Nora and the Eternal Waterwheel was something of a jumping off point crafted from the idea of wanting to see something more different, perhaps more pure, than current narrative exposure in all ages writing. In writing what was affectionately been dubbed “The Nora Chronicles” by fans, I worked to create a world that was as intelligent as it was innocent.
My bread and butter, or biscuits and bacon, is dark fantasy. I’m not a writer confined to a single genre; that would bore me to something ten steps beyond tears, nor do I confine myself to a single series, but if you ask me “Eugene, what do you prefer to write?” dark fantasy is quite probably the highest on my list. I was challenged by my editor and by members of my church to write something for younger readers, and the challenge was fun and humorous for me because my perspective on appropriate reading materials for youths is rather obscured. It’s easy enough to say “Most kids shouldn’t watch Katsuhiro Otomo’s Akira or Yoshiaki Kawajiri’s Ninja Scroll”, though I saw both in single digits. It’s a bit harder with literature.
I was reading Poe and Hitchcock in Kindergarten; See Spot Run made me want to contemplate my first book burning. For loads of kids, See Spot Run is an appropriate threshold. For many, it’s insulting. I was reading titles like The Wuthering Heights, The Picture of Dorian Grey, Great Expectations, Kilobyte, A Matter of Taste and more in the first grade. So, my perspective on media for younglings is rather different. That being said, I also don’t believe every young person ought to embark on a journey with Saberhagen, and that’s pretty clear in my all ages writing.
How many of you are still reading? Felicitations; I do so love and adore individuals who don’t knee jerk and fly into rage. Let’s go on, shall we? Read More
A lot of my narratives deal with protagonists in extreme or seemingly hopeless situations. I’ve been told by some that my narratives have perhaps dour sensibilities, and lean towards darker adventures and struggles for their heroes. The thing about the thing, as I like to say, is that while some of my narratives for older readers certainly fall into the “dark fantasy” genre, I prefer to view them as “Psalm 23 narratives”.
Psalm 23’s arguably most famous line comes from verse 4; “Yea though I walk through the valley of the shadow of death, I will fear no evil: for thou art with me; thy rod and thy staff they comfort me.” I really like how verse 5 goes on to say “thou preparest a table before me in the presence of mine enemies: thou anointest my head with oil; my cup runneth over.”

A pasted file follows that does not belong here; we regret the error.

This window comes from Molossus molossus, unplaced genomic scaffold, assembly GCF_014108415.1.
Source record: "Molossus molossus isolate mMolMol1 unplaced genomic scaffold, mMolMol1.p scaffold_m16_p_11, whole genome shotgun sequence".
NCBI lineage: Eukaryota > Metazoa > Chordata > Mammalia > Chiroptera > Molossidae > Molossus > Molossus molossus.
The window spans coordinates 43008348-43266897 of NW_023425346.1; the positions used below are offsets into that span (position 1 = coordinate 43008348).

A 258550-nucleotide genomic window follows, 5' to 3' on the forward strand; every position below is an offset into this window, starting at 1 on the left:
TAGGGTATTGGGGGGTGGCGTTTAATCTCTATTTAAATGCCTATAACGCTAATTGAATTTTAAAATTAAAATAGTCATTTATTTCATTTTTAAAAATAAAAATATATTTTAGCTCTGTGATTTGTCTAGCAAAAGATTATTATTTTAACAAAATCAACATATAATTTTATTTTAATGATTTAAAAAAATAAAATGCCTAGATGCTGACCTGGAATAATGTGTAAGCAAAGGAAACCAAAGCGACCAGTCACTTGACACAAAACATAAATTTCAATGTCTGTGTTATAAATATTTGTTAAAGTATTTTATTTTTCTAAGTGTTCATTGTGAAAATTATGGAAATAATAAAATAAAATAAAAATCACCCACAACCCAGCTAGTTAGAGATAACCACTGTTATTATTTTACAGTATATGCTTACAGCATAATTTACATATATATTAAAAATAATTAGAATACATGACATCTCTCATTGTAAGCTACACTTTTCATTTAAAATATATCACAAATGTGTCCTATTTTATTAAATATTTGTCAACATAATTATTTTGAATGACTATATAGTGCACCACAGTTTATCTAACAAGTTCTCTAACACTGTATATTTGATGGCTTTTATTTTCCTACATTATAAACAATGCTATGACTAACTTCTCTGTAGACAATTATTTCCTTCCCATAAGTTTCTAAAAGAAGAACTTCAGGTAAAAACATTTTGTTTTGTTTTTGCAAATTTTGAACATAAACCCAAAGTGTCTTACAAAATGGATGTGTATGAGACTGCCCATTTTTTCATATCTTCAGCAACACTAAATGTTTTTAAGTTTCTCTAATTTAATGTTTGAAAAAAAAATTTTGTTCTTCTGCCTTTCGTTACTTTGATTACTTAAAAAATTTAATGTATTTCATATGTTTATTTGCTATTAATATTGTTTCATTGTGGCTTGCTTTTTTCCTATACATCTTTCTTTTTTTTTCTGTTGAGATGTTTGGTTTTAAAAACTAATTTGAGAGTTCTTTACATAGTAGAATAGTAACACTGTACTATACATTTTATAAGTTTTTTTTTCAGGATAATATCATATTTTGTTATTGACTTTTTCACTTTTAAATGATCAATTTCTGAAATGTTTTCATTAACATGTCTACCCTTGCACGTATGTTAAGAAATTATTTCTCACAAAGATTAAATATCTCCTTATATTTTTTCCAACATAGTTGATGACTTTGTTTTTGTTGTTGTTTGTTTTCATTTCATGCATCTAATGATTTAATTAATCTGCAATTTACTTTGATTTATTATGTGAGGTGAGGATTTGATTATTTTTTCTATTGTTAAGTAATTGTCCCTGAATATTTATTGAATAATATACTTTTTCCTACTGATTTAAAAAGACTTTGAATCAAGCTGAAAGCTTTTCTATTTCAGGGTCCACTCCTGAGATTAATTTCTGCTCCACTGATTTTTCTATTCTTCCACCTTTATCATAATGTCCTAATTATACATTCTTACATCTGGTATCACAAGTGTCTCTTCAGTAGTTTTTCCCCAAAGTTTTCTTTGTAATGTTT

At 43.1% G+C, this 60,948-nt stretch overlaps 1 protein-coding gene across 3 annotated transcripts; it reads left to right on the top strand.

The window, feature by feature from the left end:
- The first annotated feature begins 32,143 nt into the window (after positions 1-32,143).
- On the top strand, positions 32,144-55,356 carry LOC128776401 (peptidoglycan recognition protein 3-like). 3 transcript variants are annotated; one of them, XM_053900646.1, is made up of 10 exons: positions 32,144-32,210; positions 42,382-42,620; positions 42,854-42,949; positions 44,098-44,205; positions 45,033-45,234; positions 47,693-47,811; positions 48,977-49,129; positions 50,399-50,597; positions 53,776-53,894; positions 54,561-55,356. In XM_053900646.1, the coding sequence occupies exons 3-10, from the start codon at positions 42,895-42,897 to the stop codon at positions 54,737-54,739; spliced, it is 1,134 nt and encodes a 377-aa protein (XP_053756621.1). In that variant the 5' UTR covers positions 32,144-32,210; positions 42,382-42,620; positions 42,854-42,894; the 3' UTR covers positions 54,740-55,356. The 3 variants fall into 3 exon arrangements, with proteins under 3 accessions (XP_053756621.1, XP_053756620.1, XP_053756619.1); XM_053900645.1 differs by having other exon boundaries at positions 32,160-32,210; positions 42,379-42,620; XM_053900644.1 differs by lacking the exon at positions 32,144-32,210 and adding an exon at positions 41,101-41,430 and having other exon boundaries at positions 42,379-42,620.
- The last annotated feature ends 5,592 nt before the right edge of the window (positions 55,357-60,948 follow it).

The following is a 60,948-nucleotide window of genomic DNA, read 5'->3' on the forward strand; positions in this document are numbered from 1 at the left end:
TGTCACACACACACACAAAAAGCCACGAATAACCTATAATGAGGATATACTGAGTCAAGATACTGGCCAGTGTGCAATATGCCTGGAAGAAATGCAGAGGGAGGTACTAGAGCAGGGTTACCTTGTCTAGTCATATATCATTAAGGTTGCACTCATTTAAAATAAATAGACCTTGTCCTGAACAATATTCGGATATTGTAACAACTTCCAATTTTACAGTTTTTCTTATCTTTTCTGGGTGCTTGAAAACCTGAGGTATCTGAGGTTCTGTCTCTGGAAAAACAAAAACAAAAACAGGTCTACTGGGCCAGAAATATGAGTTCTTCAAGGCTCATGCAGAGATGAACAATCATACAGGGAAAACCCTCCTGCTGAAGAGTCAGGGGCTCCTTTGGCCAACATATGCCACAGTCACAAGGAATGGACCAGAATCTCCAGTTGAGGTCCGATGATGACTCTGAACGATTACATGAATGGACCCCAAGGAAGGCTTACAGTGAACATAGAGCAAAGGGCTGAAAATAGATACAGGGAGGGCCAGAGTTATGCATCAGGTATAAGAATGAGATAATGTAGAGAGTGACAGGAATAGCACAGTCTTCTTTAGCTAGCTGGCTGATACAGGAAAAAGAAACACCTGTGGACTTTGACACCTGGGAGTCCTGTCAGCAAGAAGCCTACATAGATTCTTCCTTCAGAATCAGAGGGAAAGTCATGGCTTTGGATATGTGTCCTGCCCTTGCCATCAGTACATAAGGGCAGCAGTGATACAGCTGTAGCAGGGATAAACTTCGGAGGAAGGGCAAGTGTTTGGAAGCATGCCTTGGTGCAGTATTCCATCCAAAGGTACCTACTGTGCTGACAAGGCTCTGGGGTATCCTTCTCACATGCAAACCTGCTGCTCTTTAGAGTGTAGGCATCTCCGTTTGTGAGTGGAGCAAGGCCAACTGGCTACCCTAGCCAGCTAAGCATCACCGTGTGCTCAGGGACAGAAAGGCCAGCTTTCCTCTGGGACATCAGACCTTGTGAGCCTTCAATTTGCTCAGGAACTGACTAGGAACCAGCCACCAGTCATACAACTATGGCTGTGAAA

The purpose of narratives like “Kill All Christians” and “Tribus Dulce” as well as several completed but not yet released novels is to take heroes who are in the midst of the valley of the shadow of death, or as John 1:23 says, “John replied in the words of Isaiah the prophet, "I am the voice of one calling in the wilderness, 'Make straight the way for the Lord.'" Read More
Rejoice in the Lord always, again I will say rejoice. Let your gentleness be evident to all. The Lord is near. Do not be anxious for anything, but in all things by prayer and petition with thanksgiving present your requests to God. And the peace of God which transcends all understanding will guard your hearts and your minds in Christ Jesus. Finally brothers and sisters, whatever is true, whatever is noble, whatever is right, whatever is pure, whatever is lovely, whatever is admirable—if anything is excellent or praiseworthy—think about such things. Whatever you have learned or received or heard from me (God) or seen in me—put it to practice. And the God of peace will be with you.
Sometimes, a lot of times, that’s easier said than done though. I’m a minister of the gospel, a knight of divinity, sixteen years a believer and nearly three years a minister and yet I still struggle with the peace that surpasses all understanding. More and more the world we live in is one in which I wonder, is there no love for, and of, Christ left? But I’m not here this Sunday to drive you into existential depression, no. I’m here this Sunday to give you the Jeremiah 29:11 promise. Read More
Eugene the Author a.k.a. Gentleman Raptor a.k.a. Xeawn Cross here to talk about my upcoming All Ages fantasy epic novel Nora and the Eternal Waterwheel.
This novel follows the exploits of a young girl by the name of Tanielle Travers as she finds her ordinary, if difficult, high school life interrupted by a league of shadow monsters and a quest that flings her not only to a different world, but a whole other dimension! Read More
Salutations! Today I'd like to talk about the three levels of content/maturity that each of my novels fall under.
One of the things I'm a firm believer of, is being open and honest with my fan base. To me, to create a series and draw people in, having every aspect of it appear to represent a certain set of purpose, morality and narrative flow, only to at the last minute once you've gained a following and a steady stream of cash throw in something that completely changes and turns on its head everything I told you I was about is the height of cowardice and sneaky marketing. Consider that harsh, and a run on sentence. I'll accept that it's one of those things.
I have no desire to draw you in, make my money in a safe way, then flip the script and exclaim "JUST KIDDING, YOU THOUGHT THIS STORY AND THESE CHARACTERS WERE LIKE THIS BUT I CAN MAKE MORE MONEY LIKE THIS!"
I also would never want a young reader who enjoys, say upcoming all ages novel Nora and the Eternal Waterwheel to see my name on Murder the Citizens, think the novel is safe for them to read and suddenly be thrust into a far more maturely written world. To that end, I established three levels to my novels: Read More